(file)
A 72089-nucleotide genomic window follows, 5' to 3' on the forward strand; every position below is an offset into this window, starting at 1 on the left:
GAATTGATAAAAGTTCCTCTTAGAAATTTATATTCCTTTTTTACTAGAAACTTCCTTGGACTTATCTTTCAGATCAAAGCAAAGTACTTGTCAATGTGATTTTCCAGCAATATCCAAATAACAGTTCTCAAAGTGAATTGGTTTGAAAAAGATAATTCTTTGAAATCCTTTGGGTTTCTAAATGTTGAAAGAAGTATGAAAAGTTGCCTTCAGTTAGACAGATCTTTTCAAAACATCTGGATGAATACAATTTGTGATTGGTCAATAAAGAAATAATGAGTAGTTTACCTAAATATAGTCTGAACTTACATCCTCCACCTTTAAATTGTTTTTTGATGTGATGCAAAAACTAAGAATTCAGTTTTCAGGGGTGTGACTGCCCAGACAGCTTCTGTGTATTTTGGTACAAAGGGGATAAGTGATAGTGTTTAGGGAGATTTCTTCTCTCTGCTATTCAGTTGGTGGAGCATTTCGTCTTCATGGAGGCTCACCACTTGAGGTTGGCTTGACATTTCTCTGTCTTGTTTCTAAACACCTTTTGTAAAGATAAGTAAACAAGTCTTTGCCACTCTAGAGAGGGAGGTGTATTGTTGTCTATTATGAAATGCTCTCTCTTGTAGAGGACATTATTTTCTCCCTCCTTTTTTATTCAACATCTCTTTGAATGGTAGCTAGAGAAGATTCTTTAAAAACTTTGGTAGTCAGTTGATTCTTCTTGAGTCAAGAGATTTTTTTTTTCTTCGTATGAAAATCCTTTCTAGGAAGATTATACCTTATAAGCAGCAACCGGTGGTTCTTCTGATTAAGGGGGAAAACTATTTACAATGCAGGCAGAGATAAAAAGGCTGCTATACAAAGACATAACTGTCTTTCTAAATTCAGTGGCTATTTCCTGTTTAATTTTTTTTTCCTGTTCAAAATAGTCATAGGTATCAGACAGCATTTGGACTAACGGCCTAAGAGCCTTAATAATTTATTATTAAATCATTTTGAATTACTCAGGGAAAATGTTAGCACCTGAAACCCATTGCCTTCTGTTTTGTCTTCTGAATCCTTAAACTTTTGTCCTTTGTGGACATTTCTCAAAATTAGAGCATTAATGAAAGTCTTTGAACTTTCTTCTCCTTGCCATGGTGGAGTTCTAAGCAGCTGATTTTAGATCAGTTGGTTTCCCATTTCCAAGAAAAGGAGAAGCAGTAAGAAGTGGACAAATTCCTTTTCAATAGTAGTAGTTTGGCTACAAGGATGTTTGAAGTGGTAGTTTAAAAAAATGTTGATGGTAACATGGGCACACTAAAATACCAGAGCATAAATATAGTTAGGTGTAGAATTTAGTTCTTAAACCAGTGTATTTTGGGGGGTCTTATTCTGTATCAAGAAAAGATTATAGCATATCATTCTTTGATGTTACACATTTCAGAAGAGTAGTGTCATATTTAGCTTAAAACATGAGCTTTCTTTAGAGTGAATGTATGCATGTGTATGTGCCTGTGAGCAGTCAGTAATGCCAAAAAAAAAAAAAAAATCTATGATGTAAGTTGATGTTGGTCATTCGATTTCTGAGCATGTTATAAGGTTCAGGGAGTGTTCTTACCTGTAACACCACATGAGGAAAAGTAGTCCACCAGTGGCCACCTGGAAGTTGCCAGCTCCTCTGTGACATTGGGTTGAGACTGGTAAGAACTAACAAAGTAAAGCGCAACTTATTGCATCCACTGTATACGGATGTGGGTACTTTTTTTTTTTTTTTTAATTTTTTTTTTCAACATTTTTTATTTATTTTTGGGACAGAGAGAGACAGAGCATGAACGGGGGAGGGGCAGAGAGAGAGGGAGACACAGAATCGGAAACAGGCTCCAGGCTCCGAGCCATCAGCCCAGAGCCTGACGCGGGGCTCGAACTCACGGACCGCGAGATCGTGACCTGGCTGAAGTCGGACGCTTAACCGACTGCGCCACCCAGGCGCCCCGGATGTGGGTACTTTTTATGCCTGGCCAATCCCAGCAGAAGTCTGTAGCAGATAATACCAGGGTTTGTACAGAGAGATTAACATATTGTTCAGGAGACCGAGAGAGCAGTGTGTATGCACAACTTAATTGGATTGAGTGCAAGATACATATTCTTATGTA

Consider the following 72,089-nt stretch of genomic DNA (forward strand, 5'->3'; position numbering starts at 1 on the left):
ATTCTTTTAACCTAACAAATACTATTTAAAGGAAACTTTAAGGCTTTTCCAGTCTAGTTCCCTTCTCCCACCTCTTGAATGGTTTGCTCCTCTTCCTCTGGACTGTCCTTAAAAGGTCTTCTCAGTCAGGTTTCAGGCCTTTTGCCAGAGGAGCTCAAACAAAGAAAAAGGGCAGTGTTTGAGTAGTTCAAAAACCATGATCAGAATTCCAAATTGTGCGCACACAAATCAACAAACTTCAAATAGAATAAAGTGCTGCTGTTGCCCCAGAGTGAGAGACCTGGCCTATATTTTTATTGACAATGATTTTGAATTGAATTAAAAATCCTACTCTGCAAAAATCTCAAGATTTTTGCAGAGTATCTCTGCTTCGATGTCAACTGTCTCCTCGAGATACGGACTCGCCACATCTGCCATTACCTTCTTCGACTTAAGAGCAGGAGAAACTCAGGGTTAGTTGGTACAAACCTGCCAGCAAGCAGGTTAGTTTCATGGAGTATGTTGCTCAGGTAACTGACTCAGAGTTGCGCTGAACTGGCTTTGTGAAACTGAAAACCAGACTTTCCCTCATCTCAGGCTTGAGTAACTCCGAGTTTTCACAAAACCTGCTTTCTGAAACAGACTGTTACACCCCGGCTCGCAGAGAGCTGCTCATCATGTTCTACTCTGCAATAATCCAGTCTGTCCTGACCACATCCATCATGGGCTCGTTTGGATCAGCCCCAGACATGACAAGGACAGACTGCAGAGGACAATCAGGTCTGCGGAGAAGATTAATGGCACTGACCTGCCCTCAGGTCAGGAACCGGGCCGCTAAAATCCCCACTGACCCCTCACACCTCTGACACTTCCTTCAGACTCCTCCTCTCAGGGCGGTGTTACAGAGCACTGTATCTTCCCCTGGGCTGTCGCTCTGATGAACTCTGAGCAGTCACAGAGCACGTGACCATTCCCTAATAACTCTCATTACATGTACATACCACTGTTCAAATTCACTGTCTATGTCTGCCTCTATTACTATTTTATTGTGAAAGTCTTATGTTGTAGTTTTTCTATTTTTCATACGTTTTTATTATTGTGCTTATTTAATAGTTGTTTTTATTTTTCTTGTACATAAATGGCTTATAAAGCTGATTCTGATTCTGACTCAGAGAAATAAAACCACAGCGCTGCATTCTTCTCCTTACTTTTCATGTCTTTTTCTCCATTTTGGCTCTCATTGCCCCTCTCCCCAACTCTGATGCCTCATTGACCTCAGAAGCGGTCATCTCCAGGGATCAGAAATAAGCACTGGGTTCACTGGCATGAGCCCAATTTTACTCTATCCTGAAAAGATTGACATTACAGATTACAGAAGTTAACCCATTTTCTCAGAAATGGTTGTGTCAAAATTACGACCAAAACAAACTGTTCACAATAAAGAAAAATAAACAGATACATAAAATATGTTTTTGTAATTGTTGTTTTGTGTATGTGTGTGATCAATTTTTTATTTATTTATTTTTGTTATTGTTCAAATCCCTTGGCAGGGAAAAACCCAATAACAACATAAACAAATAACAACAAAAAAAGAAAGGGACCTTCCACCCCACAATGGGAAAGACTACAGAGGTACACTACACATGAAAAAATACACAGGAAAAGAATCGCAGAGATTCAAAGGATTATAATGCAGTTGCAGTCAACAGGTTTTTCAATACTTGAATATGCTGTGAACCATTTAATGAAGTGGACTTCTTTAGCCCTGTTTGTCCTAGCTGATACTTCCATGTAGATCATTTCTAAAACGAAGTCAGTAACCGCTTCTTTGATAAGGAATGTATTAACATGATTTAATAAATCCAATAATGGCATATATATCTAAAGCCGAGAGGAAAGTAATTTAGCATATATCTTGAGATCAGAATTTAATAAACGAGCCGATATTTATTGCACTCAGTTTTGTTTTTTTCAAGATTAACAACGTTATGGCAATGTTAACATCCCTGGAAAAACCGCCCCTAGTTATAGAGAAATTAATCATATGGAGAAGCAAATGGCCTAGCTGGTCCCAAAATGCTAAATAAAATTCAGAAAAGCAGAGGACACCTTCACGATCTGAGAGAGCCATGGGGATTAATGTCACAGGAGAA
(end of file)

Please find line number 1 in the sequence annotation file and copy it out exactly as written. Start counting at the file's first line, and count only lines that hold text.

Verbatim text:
A 72089-nucleotide genomic window follows, 5' to 3' on the forward strand; every position below is an offset into this window, starting at 1 on the left: